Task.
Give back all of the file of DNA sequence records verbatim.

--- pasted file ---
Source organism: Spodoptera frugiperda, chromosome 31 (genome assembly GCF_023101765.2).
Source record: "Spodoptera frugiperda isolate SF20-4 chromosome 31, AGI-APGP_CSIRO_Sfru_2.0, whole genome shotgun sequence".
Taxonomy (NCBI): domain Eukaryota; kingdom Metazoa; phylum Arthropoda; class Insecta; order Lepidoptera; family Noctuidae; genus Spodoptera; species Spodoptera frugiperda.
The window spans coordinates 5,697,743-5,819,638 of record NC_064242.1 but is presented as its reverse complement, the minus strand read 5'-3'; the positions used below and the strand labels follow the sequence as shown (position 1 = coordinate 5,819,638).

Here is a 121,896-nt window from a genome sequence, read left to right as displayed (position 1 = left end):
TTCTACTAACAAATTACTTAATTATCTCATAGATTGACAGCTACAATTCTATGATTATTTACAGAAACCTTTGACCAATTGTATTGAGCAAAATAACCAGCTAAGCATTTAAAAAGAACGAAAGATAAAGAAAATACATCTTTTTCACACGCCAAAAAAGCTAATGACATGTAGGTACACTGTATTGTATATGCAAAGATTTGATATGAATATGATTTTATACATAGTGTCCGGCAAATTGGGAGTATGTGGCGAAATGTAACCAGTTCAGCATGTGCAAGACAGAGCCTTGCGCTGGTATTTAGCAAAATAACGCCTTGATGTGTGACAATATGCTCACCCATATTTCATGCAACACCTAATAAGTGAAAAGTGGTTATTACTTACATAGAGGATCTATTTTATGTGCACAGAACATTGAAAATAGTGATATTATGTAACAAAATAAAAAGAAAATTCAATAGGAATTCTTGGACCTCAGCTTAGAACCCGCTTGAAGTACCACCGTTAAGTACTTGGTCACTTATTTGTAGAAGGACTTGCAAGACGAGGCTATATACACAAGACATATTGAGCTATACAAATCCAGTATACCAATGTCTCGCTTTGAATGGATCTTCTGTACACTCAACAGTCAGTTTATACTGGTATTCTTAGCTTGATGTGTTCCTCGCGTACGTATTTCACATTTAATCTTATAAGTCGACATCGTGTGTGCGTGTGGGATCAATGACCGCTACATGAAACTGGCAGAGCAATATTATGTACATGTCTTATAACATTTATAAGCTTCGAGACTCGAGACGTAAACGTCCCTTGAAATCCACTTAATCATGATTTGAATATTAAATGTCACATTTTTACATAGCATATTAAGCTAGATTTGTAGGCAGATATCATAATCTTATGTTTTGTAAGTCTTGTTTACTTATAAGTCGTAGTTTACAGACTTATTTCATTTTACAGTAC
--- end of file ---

Source organism: Spodoptera frugiperda, chromosome 31 (genome assembly GCF_023101765.2).
Source record: "Spodoptera frugiperda isolate SF20-4 chromosome 31, AGI-APGP_CSIRO_Sfru_2.0, whole genome shotgun sequence".
Taxonomy (NCBI): domain Eukaryota; kingdom Metazoa; phylum Arthropoda; class Insecta; order Lepidoptera; family Noctuidae; genus Spodoptera; species Spodoptera frugiperda.
The window spans coordinates 5,697,743-5,819,638 of record NC_064242.1 but is presented as its reverse complement, the minus strand read 5'-3'; the positions used below and the strand labels follow the sequence as shown (position 1 = coordinate 5,819,638).

Here is a 121,896-nt window from a genome sequence, read left to right as displayed (position 1 = left end):
TTCTACTAACAAATTACTTAATTATCTCATAGATTGACAGCTACAATTCTATGATTATTTACAGAAACCTTTGACCAATTGTATTGAGCAAAATAACCAGCTAAGCATTTAAAAAGAACGAAAGATAAAGAAAATACATCTTTTTCACACGCCAAAAAAGCTAATGACATGTAGGTACACTGTATTGTATATGCAAAGATTTGATATGAATATGATTTTATACATAGTGTCCGGCAAATTGGGAGTATGTGGCGAAATGTAACCAGTTCAGCATGTGCAAGACAGAGCCTTGCGCTGGTATTTAGCAAAATAACGCCTTGATGTGTGACAATATGCTCACCCATATTTCATGCAACACCTAATAAGTGAAAAGTGGTTATTACTTACATAGAGGATCTATTTTATGTGCACAGAACATTGAAAATAGTGATATTATGTAACAAAATAAAAAGAAAATTCAATAGGAATTCTTGGACCTCAGCTTAGAACCCGCTTGAAGTACCACCGTTAAGTACTTGGTCACTTATTTGTAGAAGGACTTGCAAGACGAGGCTATATACACAAGACATATTGAGCTATACAAATCCAGTATACCAATGTCTCGCTTTGAATGGATCTTCTGTACACTCAACAGTCAGTTTATACTGGTATTCTTAGCTTGATGTGTTCCTCGCGTACGTATTTCACATTTAATCTTATAAGTCGACATCGTGTGTGCGTGTGGGATCAATGACCGCTACATGAAACTGGCAGAGCAATATTATGTACATGTCTTATAACATTTATAAGCTTCGAGACTCGAGACGTAAACGTCCCTTGAAATCCACTTAATCATGATTTGAATATTAAATGTCACATTTTTACATAGCATATTAAGCTAGATTTGTAGGCAGATATCATAATCTTATGTTTTGTAAGTCTTGTTTACTTATAAGTCGTAGTTTACAGACTTATTTCATTTTACAGTAC